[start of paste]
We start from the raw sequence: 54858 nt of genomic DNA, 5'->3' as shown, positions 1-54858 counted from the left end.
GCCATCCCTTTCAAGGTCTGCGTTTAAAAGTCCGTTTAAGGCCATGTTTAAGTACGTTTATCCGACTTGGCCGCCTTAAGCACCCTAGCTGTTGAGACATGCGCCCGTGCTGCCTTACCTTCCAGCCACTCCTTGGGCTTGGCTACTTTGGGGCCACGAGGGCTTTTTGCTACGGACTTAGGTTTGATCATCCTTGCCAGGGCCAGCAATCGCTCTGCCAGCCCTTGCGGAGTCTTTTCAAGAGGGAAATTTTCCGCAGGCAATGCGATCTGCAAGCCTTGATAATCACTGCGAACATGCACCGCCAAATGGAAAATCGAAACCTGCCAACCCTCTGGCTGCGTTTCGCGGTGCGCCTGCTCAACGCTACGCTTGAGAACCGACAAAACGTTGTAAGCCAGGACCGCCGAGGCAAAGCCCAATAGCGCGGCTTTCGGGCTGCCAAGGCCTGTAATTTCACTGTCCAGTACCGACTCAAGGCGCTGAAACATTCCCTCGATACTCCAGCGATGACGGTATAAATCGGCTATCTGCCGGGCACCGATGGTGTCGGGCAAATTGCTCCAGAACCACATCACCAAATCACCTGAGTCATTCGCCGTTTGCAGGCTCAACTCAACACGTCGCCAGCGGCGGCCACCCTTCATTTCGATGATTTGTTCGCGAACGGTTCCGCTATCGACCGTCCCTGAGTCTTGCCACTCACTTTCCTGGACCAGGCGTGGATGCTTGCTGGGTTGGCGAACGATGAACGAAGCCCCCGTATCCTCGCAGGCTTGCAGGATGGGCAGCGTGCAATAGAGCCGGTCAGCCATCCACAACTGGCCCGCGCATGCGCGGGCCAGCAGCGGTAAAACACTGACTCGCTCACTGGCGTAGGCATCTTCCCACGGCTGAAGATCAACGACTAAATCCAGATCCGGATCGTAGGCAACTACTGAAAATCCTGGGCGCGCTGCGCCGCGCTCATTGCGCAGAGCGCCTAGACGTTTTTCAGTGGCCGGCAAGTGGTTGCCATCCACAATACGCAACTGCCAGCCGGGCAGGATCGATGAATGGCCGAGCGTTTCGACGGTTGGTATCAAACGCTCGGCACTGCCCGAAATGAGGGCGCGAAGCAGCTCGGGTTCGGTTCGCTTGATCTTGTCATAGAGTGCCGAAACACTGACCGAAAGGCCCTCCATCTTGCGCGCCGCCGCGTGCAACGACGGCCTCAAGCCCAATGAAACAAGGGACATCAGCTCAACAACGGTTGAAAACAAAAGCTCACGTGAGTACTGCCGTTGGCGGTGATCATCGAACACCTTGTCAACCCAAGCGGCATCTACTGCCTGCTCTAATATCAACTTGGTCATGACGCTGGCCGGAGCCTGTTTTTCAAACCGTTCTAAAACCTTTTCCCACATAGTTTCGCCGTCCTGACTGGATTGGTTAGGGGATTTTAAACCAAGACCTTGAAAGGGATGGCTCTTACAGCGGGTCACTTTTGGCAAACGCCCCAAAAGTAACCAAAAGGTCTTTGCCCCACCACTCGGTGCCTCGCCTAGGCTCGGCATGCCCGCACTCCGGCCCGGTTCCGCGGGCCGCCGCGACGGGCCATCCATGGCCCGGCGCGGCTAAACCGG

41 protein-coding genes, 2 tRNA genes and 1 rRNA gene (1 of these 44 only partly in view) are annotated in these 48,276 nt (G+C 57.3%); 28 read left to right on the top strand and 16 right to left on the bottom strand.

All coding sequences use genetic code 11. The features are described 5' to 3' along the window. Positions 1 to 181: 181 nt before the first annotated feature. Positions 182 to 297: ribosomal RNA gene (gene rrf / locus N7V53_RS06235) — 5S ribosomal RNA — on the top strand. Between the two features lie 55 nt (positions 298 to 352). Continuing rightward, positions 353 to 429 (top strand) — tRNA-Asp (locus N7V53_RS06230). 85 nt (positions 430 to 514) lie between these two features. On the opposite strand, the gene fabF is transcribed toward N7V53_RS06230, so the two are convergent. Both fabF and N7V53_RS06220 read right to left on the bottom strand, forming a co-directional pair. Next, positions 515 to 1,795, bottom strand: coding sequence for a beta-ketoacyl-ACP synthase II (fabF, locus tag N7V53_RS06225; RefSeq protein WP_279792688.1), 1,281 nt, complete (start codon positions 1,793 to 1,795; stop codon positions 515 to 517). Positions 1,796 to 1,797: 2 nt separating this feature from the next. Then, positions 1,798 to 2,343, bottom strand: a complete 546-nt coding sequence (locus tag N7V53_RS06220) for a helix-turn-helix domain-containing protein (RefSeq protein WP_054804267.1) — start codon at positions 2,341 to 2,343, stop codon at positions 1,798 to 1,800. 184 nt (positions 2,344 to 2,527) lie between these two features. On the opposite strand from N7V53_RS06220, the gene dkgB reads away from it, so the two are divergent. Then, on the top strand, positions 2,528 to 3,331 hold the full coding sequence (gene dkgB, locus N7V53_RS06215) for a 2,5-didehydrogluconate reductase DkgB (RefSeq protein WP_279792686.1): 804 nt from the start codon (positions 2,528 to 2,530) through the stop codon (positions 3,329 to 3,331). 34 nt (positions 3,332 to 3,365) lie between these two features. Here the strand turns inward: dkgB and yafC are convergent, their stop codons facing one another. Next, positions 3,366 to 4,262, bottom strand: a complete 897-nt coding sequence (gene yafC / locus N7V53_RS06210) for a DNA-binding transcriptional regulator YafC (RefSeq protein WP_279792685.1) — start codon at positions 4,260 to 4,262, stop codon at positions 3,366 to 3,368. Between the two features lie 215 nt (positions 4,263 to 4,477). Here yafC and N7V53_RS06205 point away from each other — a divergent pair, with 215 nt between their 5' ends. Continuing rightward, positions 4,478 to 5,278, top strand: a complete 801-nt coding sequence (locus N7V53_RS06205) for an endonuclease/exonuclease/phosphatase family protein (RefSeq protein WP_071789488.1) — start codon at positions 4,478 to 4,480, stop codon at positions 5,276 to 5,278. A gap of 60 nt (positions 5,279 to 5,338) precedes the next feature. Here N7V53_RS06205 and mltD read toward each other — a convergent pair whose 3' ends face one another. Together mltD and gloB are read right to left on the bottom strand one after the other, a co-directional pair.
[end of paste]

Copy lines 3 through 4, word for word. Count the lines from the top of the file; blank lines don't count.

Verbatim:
41 protein-coding genes, 2 tRNA genes and 1 rRNA gene (1 of these 44 only partly in view) are annotated in these 48,276 nt (G+C 57.3%); 28 read left to right on the top strand and 16 right to left on the bottom strand.

All coding sequences use genetic code 11. The features are described 5' to 3' along the window. Positions 1 to 181: 181 nt before the first annotated feature. Positions 182 to 297: ribosomal RNA gene (gene rrf / locus N7V53_RS06235) — 5S ribosomal RNA — on the top strand. Between the two features lie 55 nt (positions 298 to 352). Continuing rightward, positions 353 to 429 (top strand) — tRNA-Asp (locus N7V53_RS06230). 85 nt (positions 430 to 514) lie between these two features. On the opposite strand, the gene fabF is transcribed toward N7V53_RS06230, so the two are convergent. Both fabF and N7V53_RS06220 read right to left on the bottom strand, forming a co-directional pair. Next, positions 515 to 1,795, bottom strand: coding sequence for a beta-ketoacyl-ACP synthase II (fabF, locus tag N7V53_RS06225; RefSeq protein WP_279792688.1), 1,281 nt, complete (start codon positions 1,793 to 1,795; stop codon positions 515 to 517). Positions 1,796 to 1,797: 2 nt separating this feature from the next. Then, positions 1,798 to 2,343, bottom strand: a complete 546-nt coding sequence (locus tag N7V53_RS06220) for a helix-turn-helix domain-containing protein (RefSeq protein WP_054804267.1) — start codon at positions 2,341 to 2,343, stop codon at positions 1,798 to 1,800. 184 nt (positions 2,344 to 2,527) lie between these two features. On the opposite strand from N7V53_RS06220, the gene dkgB reads away from it, so the two are divergent. Then, on the top strand, positions 2,528 to 3,331 hold the full coding sequence (gene dkgB, locus N7V53_RS06215) for a 2,5-didehydrogluconate reductase DkgB (RefSeq protein WP_279792686.1): 804 nt from the start codon (positions 2,528 to 2,530) through the stop codon (positions 3,329 to 3,331). 34 nt (positions 3,332 to 3,365) lie between these two features. Here the strand turns inward: dkgB and yafC are convergent, their stop codons facing one another. Next, positions 3,366 to 4,262, bottom strand: a complete 897-nt coding sequence (gene yafC / locus N7V53_RS06210) for a DNA-binding transcriptional regulator YafC (RefSeq protein WP_279792685.1) — start codon at positions 4,260 to 4,262, stop codon at positions 3,366 to 3,368. Between the two features lie 215 nt (positions 4,263 to 4,477). Here yafC and N7V53_RS06205 point away from each other — a divergent pair, with 215 nt between their 5' ends. Continuing rightward, positions 4,478 to 5,278, top strand: a complete 801-nt coding sequence (locus N7V53_RS06205) for an endonuclease/exonuclease/phosphatase family protein (RefSeq protein WP_071789488.1) — start codon at positions 4,478 to 4,480, stop codon at positions 5,276 to 5,278. A gap of 60 nt (positions 5,279 to 5,338) precedes the next feature. Here N7V53_RS06205 and mltD read toward each other — a convergent pair whose 3' ends face one another. Together mltD and gloB are read right to left on the bottom strand one after the other, a co-directional pair.